Then there is the almost certain prospect of Cameron & Osborne being replaced by figures much farther to the Right. Throw in a good, old-fashioned “Run on The Pound” & we would face the sort of crisis Britain hasnt seen since the Early 1980s at least.
    Of course we cant say any of these things too loudly without being accused of Scaremongering & Hysteria.

  • Nonsense is not the sole prerogative of the Brexiters. I refer the Hon Members to today’s statement by Mr Osborne.

  • Grayling has taken to repeating a line that French farmers and German car makers would not be able to sell to the UK in the event that the EU imposed a tariff on British goods. Someone please tell him that a tariff would not stop any trade but would increase the costs of goods to British families whilst endangering exports as their price increased to overseas consumers. Since we export more cars than we import I have no doubt the Germans and French would love to make a grab for Mini, Nissan, Honda, and Toyota car plants with no trade barriers. Any tariff, and price hikes, we imposed on EU goods would be entirely the responsibility of the British government and the public would be right to punish said government. It is infuriating that he is getting away with this nonsensical rubbish unchallenged.

  • Ed Shepherd 19th Apr '16 - 5:54am

    An interesting debate but some facts are needed. Please correxlct me if any of the following statements are untrue. The UK ks the eleventh biggest manufacturer in the world. Manjfacturing employs more people in the UK than are employed in financial services. Manufacturing contributes more to UK GVA than financial services. Nissan and Mini are already owned by the French and Germans.
    .

  • Peter Watson 19th Apr '16 - 7:50am

    One thing that confuses me about the argument that “we buy much more from them than they buy from us” is that surely this is not a great state of affairs. Perhaps it would be easier to change this within the EU than without, I don’t know, but is there a reason why we would want to be so proud of being a large net importer?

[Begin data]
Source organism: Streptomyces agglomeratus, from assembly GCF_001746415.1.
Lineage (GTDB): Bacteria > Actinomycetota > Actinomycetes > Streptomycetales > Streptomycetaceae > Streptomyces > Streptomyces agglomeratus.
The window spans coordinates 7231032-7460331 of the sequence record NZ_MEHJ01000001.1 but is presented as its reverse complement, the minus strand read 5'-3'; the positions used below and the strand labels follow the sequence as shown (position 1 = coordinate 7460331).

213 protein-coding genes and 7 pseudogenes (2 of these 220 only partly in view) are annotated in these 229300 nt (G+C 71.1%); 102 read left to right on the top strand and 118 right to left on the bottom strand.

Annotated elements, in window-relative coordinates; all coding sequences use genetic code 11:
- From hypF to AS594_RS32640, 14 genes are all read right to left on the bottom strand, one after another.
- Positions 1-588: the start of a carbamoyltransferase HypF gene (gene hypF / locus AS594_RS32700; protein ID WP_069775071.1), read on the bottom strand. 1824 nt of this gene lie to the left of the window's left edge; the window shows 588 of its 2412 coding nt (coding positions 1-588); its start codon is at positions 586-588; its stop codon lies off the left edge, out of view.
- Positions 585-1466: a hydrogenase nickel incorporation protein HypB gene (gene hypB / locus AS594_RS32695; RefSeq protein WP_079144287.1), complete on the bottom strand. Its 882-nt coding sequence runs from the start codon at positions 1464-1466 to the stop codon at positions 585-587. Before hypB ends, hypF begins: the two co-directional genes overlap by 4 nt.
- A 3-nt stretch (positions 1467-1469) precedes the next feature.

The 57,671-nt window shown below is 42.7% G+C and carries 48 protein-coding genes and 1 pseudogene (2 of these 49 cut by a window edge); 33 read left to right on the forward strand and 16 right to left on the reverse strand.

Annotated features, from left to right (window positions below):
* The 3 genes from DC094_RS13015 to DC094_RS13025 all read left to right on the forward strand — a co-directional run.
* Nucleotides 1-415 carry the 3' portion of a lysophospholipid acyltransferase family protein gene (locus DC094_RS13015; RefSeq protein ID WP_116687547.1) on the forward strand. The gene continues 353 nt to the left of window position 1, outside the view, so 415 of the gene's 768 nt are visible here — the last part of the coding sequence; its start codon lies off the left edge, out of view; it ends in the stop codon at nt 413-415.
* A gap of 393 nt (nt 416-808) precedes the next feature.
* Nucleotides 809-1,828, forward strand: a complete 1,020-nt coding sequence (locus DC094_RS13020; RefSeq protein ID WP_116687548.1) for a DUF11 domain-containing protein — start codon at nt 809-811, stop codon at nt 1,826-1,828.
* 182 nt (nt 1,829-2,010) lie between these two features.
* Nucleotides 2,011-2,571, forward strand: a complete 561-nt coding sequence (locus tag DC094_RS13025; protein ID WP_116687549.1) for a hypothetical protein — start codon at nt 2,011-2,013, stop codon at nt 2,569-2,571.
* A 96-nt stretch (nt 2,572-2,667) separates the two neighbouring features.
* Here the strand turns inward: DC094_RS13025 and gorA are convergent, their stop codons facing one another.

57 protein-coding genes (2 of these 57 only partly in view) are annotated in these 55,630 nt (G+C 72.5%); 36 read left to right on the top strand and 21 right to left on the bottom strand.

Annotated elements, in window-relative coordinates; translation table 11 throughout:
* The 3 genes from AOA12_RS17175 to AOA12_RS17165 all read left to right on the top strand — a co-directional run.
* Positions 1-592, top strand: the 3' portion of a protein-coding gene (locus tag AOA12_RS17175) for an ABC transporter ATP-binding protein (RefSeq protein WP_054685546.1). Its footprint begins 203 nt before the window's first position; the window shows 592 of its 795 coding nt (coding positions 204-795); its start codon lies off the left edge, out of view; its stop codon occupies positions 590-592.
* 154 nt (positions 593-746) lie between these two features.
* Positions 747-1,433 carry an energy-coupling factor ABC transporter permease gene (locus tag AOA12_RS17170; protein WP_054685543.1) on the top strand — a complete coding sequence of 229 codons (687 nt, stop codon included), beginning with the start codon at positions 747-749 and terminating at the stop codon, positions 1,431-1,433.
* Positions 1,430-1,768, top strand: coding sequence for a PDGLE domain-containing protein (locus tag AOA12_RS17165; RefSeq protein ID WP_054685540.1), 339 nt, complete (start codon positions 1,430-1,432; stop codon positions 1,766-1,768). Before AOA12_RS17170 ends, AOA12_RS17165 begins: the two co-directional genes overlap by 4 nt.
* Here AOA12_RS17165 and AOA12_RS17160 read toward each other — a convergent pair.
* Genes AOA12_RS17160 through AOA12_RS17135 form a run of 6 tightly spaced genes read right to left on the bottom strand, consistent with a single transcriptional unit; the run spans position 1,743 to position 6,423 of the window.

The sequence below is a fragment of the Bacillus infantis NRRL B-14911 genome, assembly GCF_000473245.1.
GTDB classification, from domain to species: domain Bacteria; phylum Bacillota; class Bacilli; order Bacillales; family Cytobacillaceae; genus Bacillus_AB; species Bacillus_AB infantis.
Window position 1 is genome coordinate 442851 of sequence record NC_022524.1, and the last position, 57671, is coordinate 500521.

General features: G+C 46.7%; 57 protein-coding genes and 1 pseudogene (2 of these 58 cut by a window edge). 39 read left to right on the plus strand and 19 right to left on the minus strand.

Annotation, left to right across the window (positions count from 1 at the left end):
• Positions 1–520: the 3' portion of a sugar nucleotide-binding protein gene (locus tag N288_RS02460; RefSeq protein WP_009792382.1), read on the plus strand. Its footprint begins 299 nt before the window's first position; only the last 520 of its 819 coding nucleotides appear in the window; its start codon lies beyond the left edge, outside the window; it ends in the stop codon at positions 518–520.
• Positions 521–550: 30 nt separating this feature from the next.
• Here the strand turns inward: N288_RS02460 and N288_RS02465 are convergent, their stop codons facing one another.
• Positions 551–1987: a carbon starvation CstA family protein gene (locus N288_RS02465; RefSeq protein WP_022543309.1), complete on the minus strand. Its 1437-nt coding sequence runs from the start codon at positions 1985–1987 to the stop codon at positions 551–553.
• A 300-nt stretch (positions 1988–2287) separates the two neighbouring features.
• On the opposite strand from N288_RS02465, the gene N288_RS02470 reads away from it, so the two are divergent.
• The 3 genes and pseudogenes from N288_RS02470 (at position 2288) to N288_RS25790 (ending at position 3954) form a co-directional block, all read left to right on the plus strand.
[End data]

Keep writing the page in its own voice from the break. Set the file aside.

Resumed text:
• If the UK votes to remain in the EU on 23 June can we Brexit at a later date if we realise staying in was a huge mistake?

  • Jenny Barnes 19th Apr '16 - 8:57am

    While the Germans will of course want to continue to export their cars, and so will be enthusiastic for a trade deal should we exit, the East Europeans will insist on free movement of people being part of such a deal. So if free movement is a show stopper for the UK side, there won’t be a trade deal. One could certainly expect the trade negotiations to take several years.

    ‘How good, how good, does if feel to be free. And I answer them most mysteriously: “Are birds free from the chains of the skyways?” ‘ (Dylan)

  • Pat
    It is a much more worrying question,if we leaveand all the fears are realised, how do we get back. A risk too far

  • Cameron runs the country (sort of) with 37%, and some local Councillors get elected on 33%..

  • Richard Underhill 19th Apr '16 - 11:10am

    BBC2 Newsnight on 19/4/2016 had a 200 page Treasury document, supported by a minister for Remain and unread by an MEP for Leave. Nobody was promising to analyse it and of course the BBC is neutral.
    Evan Davies said we do not need more ‘facts’ we need ‘counter-factuals’.
    https://en.wikipedia.org/wiki/Counterfactual_conditional
    Renegotiating trade deals after an exit would take two years (Lisbon treaty) or more by agreement with the remaining members whose structure we would be undermining. Many deals take much longer. Some do not happen at all.
    The short term economic consequences are strongly negative. The medium term economic consequences are likely to be negative. The longer term consequences of anything are more difficult to predict. John Maynard Keynes was right to prioritise the near term.